Monday, 13 June 2016

How to avoid a ‘crashing’ end to your PowerPoint presentation

How many times have you seen a presenter come to a big, impactful finish, only to undo the effect by running past their final PowerPoint slide? In doing so they ‘crash out’ of Slideshow mode to reveal their desktop, complete with sentimental screensaver and an iTunes library that invariably kicks off with Abba’s Greatest Hits? No amount of fumbling is ever going to completely bring back the feeling they created – for just a fleeting moment – nor the Call to Action they delivered with such panache.

Happily, there is a very simple solution to avoiding ‘crashing your PowerPoint’. Make yourself an ‘end slide’ – this could simply be a copy of your ‘intro slide’ or it could be more specific to the close of your presentation, showing a ‘big message’, an abiding image or your contact details and website address.

Place this at the very end of your presentation, followed by a duplicate. That way, you can click onto a definite end slide that marks the end of your presentation. And if you happen to fumble and click too far you display the duplicate and no harm is done. If you want to be really safe - belt and braces, as they say - you could have two duplicates at the end. It may seem like a small point but, as I always say, ‘Firsts & Lasts’ are the most important parts of any presentation and you really do want to send your audience away with your big message, undimmed by any clumsy slide control.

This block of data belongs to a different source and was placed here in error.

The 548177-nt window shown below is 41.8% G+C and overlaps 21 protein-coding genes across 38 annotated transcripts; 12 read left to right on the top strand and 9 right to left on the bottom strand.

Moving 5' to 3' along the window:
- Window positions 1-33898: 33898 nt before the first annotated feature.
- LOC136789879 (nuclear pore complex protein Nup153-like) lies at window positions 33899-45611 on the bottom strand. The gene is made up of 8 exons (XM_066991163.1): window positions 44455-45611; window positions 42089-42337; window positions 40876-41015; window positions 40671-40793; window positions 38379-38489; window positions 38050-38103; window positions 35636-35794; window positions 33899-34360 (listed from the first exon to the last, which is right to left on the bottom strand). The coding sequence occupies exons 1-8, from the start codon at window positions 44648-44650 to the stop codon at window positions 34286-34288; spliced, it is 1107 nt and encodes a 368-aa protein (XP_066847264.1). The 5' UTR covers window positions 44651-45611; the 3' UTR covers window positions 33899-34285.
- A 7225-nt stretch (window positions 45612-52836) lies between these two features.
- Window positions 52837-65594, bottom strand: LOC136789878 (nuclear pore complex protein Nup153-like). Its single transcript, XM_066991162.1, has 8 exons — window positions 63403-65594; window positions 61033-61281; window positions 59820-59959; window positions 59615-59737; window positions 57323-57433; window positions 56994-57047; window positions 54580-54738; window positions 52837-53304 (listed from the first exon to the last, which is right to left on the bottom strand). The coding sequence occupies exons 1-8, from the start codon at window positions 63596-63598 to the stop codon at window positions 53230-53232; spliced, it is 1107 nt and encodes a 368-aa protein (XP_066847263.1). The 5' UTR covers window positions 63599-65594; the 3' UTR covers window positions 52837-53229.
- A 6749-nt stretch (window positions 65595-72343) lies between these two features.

Once you get the hang of putting high focus on how you open and close, you may want to move to another level and deliver your intro and your outro with a blank screen. To see the advantages of doing that, click here: Open and close your businesspresentation with more impact – by switching off.

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